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Ethical Writing

Giving voice to our community

Writers are, I think, held in very high esteem by their communities. We are the communicators of the dreams, aspirations, heartaches and desires of others. We paint with words on the canvas of the mind. Every person who reads our work imagines the narrative as it is superimposed upon their own array of personal experiences and history. Some of what is written is by its very nature culturally confined to a particular group of people or geographical area. Even the language in which it is written can limit its expression since not all words have a matching word for meaning in another language. When writers sit down to put “pen in hand” or “fingers to keyboard” they are speaking from their personal experience and writing toward an audience whom they hope can understand and appreciate what is written.

Writers, me included, are sensitive people. We are the ones who listen – a lot – to what is going on around us. We are cognitive sponges soaking up the conversations, emotions and surroundings in which we find ourselves. Writers remember, interpret and feel the joys and pains of others and if we are faithful to our craft, create a story or an article or a poem that is an expression of that felt experience. Sometimes we are lauded for what we do. Silas House is a great contemporary example of such a contemporary voice as he continues to advocate for the LGBTQ community in his work and his public advocacy. Other times we are hated, reviled and attacked for what we have written. Salman Rushdie wrote the Satanic Verses in 1988 and a fatwa (death sentence) from the totalitarian theocracy in Iran immediately followed. This culminated in a horrendous knife attack on him last August that left him blind in one eye and the nerves in his right arm severed.

Not all writers are overtly involved in social-political issues. The question that comes up to me again and again is – should we be? Writers after all are possessed with the enormous gift of communicating and preserving ideas for others to consider. We can do that in direct op-ed pieces or in significantly more nuanced works of fiction where the reader must think through the message. Some writers will swear they are not political but then I read their work and find their work is full of political context. Their disavowal of partisanship is, I think, a way of skirting responsibility for any reader taking offense should that occur.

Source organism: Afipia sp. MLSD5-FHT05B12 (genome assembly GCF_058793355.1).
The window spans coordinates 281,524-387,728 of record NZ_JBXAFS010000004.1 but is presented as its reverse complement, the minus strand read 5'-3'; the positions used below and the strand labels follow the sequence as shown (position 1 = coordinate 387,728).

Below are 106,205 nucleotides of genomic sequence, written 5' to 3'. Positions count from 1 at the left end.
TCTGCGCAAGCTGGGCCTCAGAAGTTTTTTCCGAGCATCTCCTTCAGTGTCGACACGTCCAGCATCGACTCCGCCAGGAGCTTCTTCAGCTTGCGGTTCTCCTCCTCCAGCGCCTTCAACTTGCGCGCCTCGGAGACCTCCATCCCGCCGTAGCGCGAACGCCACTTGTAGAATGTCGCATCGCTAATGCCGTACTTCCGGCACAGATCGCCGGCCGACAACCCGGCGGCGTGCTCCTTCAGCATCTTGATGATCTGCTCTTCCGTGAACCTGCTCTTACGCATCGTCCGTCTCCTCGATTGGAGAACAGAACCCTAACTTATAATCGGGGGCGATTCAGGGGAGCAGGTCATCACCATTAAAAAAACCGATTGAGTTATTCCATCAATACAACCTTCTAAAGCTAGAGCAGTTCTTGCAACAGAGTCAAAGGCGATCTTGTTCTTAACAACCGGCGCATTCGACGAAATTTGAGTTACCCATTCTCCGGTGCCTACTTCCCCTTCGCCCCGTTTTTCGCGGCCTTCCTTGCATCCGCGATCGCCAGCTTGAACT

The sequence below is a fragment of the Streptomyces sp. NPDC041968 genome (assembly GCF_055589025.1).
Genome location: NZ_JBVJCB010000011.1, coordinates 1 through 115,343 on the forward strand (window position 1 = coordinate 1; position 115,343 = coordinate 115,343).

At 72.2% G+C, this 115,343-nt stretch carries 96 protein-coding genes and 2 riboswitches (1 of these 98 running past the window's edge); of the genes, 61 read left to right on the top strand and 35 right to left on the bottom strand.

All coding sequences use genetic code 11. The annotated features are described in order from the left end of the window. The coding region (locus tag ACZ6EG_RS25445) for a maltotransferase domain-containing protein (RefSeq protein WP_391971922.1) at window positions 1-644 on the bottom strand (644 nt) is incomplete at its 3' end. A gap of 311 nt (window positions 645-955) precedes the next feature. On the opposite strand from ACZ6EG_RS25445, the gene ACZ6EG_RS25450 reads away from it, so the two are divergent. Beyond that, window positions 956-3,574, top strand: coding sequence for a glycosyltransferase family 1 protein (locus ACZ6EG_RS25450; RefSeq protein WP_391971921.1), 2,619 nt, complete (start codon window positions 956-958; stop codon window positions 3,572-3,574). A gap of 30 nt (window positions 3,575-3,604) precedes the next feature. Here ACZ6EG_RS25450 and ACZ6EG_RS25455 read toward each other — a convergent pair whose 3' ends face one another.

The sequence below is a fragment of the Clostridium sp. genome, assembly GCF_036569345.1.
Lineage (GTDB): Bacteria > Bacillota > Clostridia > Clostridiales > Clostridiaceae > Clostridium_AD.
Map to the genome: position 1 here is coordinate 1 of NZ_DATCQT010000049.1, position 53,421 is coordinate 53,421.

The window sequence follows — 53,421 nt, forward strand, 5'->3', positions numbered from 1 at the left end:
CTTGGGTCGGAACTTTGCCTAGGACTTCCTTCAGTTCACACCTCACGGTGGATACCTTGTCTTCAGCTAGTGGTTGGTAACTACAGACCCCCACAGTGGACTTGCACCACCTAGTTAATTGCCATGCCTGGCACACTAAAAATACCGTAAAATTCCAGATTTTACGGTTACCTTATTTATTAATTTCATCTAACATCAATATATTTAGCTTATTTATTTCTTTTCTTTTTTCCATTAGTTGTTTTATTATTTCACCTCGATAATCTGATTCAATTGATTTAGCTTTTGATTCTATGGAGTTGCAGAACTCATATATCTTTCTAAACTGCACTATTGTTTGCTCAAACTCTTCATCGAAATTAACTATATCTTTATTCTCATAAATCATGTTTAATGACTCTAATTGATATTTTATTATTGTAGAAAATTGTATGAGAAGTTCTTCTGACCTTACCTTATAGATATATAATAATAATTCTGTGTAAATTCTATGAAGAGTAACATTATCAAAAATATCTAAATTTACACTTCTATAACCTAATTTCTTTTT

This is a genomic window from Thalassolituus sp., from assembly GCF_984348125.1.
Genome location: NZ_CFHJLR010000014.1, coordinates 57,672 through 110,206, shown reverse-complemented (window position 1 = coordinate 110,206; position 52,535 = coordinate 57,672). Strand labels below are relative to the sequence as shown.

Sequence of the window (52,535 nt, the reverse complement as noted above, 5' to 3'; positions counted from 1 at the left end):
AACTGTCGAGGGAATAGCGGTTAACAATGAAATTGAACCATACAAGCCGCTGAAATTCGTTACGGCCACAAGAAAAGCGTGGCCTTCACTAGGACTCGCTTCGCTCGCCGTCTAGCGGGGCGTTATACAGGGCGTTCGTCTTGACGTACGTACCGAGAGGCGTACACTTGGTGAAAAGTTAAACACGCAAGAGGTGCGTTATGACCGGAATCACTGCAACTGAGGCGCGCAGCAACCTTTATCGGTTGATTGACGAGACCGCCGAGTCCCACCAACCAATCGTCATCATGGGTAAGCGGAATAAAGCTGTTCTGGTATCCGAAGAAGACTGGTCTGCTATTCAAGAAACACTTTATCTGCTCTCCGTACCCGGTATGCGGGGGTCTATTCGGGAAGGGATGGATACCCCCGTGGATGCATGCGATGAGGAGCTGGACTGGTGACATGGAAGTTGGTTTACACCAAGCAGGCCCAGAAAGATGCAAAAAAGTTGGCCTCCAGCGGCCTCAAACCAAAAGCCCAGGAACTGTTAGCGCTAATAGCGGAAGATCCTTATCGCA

Writers make a thousand decisions every time they sit down to write. That is what the creative process is all about. Do we ignore human suffering? Are we to turn away from the prejudice and hatred we see in our communities? Turning away is as much an act of social participation as being an activist but it is a choice full of negative effects and lost opportunities. My first novel Marilyn had as its protagonist a woman who had been abused and mistreated and who opted to fight back against further mistreatment by using extreme measures appropriate for her circumstances. It was my way of creating a discussion about how women and minorities are treated by power structures. One reader of Marilyn was critical of the profanity in the book. My response was “Have you been out in the world? It is a very profane place. I choose not to ignore the profanity.”

So, to my fellow writers, let us all stayed engaged in the life of our communities both local and on the larger national level. We can give voice to the needs of others and, when we are at our best, create conversations that help lead to meaningful change.

the journey continues…

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